My thoughts on the Ketogenic Diet

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I was recently asked my opinion on the “ketogenic” diet….

(FYI, I am not a registered dietician but have extensive experience in the fitness/nutrition industry.)

The “keto” diet is known for being a very low carbohydrate/moderate protein/high fat diet, where the body produces ketones in the liver to be used as energy.

Ketones are an alternative fuel source that are made for the body when glucose levels are low. Ketones are made in the liver from the breakdown of fats and are formed when there is not enough sugar or glucose to supply the body’s fuel needs.

The “keto” diet is still one of the most widely used therapies for children who have uncontrolled epilepsy today.

By following the ketogenic diet correctly, you will reach a metoabolic state of ketosis. This happens when the body does not have enough carbohydrates, so instead it burns fat for fuel. Ketosis usually takes 2-7 days (depending on individual factors and adherence to the diet) of eating less than 50 grams of carbohydrates per day.

As of recent, this diet has become a protocol for people to lose weight, lose fat, manage Type 2 diabetes and control blood sugars. Since the carbohydrate intake is so low, many people lose weight because they are not eating as much processed foods thus getting into a caloric deficit.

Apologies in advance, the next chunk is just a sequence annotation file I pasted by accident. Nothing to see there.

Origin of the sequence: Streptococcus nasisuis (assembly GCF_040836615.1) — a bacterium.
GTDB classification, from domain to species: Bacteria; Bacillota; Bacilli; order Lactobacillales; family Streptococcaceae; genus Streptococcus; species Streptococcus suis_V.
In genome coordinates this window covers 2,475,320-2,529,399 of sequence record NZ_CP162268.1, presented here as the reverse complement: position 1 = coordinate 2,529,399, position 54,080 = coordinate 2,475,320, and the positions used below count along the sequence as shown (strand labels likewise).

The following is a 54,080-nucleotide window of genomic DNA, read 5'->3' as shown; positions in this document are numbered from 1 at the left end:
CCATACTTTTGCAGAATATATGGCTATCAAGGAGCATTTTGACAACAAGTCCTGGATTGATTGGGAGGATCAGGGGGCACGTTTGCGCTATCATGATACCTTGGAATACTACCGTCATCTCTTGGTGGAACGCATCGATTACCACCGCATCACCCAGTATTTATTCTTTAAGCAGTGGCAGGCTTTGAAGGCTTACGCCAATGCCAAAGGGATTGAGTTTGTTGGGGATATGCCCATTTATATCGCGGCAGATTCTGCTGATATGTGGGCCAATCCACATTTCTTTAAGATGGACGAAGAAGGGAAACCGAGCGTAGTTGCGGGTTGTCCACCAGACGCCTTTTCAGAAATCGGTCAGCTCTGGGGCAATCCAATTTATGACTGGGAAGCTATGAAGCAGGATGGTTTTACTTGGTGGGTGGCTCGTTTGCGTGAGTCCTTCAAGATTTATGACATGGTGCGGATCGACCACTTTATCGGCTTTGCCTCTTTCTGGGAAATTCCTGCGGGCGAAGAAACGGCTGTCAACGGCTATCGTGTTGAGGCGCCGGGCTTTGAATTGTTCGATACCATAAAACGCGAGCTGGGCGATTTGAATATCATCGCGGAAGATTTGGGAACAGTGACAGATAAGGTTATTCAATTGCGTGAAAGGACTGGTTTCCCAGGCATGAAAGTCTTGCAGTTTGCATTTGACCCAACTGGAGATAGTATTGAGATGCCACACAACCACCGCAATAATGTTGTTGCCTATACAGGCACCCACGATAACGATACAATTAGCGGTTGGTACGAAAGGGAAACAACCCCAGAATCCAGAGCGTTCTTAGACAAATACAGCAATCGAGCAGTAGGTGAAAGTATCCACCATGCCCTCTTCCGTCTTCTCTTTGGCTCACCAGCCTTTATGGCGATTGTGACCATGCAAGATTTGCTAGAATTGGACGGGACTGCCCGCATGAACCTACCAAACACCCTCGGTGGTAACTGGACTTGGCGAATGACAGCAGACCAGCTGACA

I think for sedentary individuals who take part in minimal activity, a diet of this nature could be a good option. This person does not need to consume many carbohydrates throughout the day since their activity level is very low. Most of their calories should come from vegetables and fruits, lean proteins and healthy fats.

A very active individual, let’s say a marathon runner who also is a PE teacher, in my opinion, is not a good subject for this particular diet. Since this person is running 40-60 miles per week and is also active in their job, a good dose of healthy carbohydrates (approximately 30-40% of total calories) will help them stay fueled, energized and performing at a higher level. This person still should eat a moderate amount of lean proteins and healthy fats.

If you are in the middle of these two individuals, say you workout 3-4 times a week with a low active job, you will need to find the middle ground. You don’t necessarily need to be on an extreme low carbohydrate diet, but shouldn’t be consuming 200+ grams of carbohydrates either. For this person, 100-150 grams of carbohydrates is a good starting point.

A couple finishing points:
Don’t look for a quick fix. Whether you utilize this diet or another, the key is to create healthy habits that you can sustain as part of a healthy and balanced lifestyle.

Pregnant women, people with certain issues like high blood pressure or diabetes and/or if you are taking medications should consult with their doctor before adhering to any diet plans.

I am a fan of flexible dieting, meaning that we bounce back and forth from various macro nutrient intakes. When looking to get leaner, lose fat, lose weight, etc, we lower our carbohydrate intake and increase our protein and fat intake. When we want to maintain our current physique, we move back to a more balanced macro breakdown.

When following any diet plan, if you start to see results and feel better, then stick with it. The key is to sustain the lifestyle so if it’s working for you, stay on it and be consistent. That’s how you truly know if it’s working. If you are on a diet and you hate life, I’d say you are on the wrong plan.

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